West Coast

Habitat protection, community support

A local government and parks network is evaluating the open.landscape.network for community engagement, environmental monitoring and emergency response. The aim is to better coordinate efforts, reduce risks and support integrated landscape outcomes.


  • Landscape
  • Business
  • Farmer
  • Scientist


After struggling to implement our own solution, the Landscape Network will make new opportunities feasible in our community. We are excited about the impact of the system, and ways it helps connect us to other projects.

- Project manager


For thousands of years the west coast of North America, also known as Illahee Chuk, or 'where land meets water' in local Indigenous languages, was home to native communities living for many generations in regions of high biodiversity and environmental wealth. However, many of these systems are now being degraded in ecological integrity - reducing supply of 'natures benefits to people,' also known as 'natural capital' and 'ecosystem services'.

As environmental changes affect the distribution and scale of costs, risks and opportunities facing such communities, there is a need for cohesive information systems. Many projects - citizens, businesses and natural area project managers - already collaborate with each other using social media platforms. However, these have poor alignment with needs, or even contribute to polarization and controversy. Such challenges raise barriers to progress.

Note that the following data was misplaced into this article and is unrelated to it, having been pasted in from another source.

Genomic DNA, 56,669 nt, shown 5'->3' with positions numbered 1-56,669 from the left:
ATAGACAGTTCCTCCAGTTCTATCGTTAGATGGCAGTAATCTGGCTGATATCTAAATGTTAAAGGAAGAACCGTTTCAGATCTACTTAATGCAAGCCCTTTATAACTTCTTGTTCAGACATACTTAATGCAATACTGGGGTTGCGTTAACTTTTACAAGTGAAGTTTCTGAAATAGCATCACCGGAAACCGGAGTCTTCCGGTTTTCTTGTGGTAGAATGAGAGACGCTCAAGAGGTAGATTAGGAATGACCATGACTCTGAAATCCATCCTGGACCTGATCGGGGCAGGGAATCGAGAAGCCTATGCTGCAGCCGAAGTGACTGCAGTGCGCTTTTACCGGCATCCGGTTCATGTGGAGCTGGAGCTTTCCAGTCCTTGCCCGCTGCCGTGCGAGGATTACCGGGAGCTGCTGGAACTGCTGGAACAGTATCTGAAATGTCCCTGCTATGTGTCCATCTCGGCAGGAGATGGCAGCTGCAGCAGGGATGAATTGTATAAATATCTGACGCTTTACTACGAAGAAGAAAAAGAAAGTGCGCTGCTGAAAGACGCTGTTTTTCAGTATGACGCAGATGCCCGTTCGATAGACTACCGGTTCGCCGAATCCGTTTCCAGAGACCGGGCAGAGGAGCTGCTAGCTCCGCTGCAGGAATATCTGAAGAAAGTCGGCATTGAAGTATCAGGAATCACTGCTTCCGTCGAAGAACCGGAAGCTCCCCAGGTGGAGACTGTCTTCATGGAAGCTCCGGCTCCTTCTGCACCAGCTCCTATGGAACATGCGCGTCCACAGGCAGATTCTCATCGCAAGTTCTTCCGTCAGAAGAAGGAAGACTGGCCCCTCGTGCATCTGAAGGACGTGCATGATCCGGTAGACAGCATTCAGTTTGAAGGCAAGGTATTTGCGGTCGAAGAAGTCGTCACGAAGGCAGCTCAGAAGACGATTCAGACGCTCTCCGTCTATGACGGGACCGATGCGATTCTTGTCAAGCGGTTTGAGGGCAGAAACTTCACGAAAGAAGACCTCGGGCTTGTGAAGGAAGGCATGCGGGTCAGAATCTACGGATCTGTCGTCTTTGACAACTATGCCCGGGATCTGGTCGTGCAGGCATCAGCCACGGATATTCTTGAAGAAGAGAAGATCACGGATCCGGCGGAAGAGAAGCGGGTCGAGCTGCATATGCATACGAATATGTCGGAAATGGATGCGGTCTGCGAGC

From local to regional, national to global scales, there is awareness of the potential of innovation. Local entrepreneurs and environmental projects understand the need for more resilient and productive systems that are supported by landscape-wide cooperation and long-term development. In order to enable such opportunities, there is need for information systems to inform constructive dialogue, and which ensure a 'safe space' for participatory engagement in decision-making.


By combining information across various environmental, social and economic factors on landscapes using a modular approach, the OLN will give members of this project easier access to tools and services to cooperate and realize ambitions. The infrastructure is expected to be a much-needed 'hub' for community decision-makers and stakeholders to engage in productive and informed discussion.

Even in a pilot stage, a new level of involvement and cooperation has been observed, with increased community ambition and confidence in shared goals. Examples of needs communicated by project stakeholders include cooperative flood control, reduction of landslide risk, and air quality/fire management. Community members gain access to relevant, timely information, with a system specifically designed to support impact and scaling-up of their efforts, with further investments to allow a larger operating area + number of participants.


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